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Wednesday, May 26, 2004

Battle Torture - Iron Blogger Green - First Rebuttal

I seem to have opened a can of 'em by invoking the Age of Enlightenment. The Challenger obviously has a more-than passing familiarity with this period, which is appropriate; the philosophies of good vs. evil, rational vs. irrational, just vs. unjust, are central to this debate, and should not be omitted from it. I do find myself, however, questioning his interpretations of some of the wisdom he quotes; as, indeed, he seems to do himself.

He begins with a definition. I also prefer not to sidestep into semantics, but I have found another definition which might be more authoritative in this debate.

According to the United Nations Office of the High Commissioner for Human Rights, in the Convention against Torture and Other Cruel, Inhuman or Degrading Treatment or Punishment (to which the United States of America has been signatory since April 18, 1988), the definition of torture is as follows:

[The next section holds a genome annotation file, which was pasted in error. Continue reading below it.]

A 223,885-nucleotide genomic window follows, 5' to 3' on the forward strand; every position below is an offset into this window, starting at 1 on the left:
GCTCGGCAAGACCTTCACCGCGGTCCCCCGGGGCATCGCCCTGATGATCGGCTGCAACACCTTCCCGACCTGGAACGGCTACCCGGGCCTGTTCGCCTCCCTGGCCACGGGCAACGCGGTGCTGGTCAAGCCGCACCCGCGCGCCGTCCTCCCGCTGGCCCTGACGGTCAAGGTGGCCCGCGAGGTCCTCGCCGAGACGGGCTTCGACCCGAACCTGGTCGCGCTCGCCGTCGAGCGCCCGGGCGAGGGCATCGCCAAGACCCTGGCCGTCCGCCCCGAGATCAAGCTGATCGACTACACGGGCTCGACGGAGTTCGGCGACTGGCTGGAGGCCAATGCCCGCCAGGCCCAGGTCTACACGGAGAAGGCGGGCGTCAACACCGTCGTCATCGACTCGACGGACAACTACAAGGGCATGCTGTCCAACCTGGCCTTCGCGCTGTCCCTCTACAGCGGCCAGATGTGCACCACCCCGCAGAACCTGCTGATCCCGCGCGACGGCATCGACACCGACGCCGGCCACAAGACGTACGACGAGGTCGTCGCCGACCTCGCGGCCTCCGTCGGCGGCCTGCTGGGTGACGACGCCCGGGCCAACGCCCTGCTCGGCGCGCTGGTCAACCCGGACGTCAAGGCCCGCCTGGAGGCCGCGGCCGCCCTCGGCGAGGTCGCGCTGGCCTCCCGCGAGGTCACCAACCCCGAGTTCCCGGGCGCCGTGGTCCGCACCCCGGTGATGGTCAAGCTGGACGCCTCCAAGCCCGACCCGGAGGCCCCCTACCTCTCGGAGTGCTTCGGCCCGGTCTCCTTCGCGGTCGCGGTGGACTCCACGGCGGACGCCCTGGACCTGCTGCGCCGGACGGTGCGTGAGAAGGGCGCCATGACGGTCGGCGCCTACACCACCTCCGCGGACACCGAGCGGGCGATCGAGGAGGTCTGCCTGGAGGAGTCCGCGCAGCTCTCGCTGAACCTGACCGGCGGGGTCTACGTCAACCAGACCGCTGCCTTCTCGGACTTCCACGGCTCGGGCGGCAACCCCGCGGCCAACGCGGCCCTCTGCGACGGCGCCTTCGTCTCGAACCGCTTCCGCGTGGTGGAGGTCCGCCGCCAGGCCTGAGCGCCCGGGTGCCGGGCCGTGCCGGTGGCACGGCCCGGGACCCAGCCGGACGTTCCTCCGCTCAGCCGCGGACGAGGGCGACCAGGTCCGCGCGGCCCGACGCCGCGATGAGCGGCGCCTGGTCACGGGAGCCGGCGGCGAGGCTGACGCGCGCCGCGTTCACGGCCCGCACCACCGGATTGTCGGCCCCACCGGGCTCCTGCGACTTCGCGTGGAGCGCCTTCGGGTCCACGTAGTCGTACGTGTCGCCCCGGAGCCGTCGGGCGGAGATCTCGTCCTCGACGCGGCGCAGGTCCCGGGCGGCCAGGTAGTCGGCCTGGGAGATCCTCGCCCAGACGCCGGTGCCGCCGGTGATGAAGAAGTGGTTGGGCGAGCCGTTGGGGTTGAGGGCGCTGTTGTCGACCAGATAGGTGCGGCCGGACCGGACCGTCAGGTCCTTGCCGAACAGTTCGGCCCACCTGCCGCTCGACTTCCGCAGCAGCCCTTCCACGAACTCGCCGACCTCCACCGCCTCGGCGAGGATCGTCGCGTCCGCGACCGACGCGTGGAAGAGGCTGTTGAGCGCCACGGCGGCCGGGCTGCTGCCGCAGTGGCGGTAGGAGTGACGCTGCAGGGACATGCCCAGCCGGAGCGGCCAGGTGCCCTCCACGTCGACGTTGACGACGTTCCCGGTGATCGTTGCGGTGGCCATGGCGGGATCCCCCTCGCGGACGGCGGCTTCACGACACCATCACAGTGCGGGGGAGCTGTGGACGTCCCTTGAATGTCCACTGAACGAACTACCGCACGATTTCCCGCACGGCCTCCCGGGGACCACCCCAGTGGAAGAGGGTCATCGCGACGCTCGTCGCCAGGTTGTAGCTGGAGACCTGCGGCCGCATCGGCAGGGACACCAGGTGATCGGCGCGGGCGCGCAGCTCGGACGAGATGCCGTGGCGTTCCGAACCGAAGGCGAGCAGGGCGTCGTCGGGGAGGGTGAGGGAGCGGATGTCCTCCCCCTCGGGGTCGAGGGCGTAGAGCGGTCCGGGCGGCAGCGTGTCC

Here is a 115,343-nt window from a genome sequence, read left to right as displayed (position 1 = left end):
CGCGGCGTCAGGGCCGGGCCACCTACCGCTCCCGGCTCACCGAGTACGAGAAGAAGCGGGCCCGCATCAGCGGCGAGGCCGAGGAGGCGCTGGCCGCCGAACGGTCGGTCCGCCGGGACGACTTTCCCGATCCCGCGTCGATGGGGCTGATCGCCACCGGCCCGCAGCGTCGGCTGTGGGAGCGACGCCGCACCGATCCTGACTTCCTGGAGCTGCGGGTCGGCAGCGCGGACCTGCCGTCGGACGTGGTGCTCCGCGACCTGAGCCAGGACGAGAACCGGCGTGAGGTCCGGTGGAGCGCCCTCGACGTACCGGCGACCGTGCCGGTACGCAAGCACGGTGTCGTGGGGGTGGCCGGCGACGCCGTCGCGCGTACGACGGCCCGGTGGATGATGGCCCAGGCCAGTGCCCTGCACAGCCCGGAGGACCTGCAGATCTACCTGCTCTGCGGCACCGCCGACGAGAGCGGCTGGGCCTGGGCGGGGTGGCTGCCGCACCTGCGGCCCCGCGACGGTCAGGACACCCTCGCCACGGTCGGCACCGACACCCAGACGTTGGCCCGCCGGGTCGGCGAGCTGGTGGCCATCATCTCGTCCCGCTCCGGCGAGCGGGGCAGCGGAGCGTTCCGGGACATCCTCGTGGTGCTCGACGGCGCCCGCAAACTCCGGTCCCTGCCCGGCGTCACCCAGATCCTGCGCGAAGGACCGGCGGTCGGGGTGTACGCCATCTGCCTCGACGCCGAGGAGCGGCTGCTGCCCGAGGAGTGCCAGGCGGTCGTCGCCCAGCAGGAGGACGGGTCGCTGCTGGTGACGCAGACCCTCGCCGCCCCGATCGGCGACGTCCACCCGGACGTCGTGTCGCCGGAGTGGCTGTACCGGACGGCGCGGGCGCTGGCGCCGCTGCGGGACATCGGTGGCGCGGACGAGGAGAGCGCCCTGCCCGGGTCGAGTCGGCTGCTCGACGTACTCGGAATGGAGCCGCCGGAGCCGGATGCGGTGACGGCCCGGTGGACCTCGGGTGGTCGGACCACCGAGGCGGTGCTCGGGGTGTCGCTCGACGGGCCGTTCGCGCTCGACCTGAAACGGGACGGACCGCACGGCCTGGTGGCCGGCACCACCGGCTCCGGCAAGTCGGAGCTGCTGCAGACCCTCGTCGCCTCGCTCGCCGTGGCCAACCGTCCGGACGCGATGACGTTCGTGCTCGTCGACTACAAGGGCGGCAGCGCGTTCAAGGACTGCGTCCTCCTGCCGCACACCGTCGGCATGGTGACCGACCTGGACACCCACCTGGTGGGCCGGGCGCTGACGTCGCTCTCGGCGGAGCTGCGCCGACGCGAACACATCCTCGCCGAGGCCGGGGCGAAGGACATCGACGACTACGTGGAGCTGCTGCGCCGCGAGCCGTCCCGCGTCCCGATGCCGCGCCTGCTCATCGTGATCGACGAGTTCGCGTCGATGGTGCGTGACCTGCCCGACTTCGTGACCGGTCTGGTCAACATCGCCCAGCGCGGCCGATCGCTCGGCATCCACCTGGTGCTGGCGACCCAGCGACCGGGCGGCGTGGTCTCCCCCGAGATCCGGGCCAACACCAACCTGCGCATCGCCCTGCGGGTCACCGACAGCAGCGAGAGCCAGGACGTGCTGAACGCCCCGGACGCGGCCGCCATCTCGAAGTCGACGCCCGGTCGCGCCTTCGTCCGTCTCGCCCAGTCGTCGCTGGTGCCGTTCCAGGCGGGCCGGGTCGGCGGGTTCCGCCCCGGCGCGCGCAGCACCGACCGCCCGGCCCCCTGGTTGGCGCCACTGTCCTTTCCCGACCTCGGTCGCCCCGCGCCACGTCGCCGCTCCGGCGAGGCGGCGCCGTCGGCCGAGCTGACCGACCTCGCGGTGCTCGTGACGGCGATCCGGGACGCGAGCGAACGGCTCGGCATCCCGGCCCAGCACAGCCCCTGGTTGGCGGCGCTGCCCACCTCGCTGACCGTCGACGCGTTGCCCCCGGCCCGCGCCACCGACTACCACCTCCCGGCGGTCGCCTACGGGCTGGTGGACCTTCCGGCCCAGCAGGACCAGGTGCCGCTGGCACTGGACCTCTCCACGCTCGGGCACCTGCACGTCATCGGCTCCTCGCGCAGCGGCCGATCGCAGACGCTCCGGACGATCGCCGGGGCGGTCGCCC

Article 1

1. For the purposes of this Convention, the term "torture" means any act by which severe pain or suffering, whether physical or mental, is intentionally inflicted on a person for such purposes as obtaining from him or a third person information or a confession, punishing him for an act he or a third person has committed or is suspected of having committed, or intimidating or coercing him or a third person, or for any reason based on discrimination of any kind, when such pain or suffering is inflicted by or at the instigation of or with the consent or acquiescence of a public official or other person acting in an official capacity. It does not include pain or suffering arising only from, inherent in or incidental to lawful sanctions.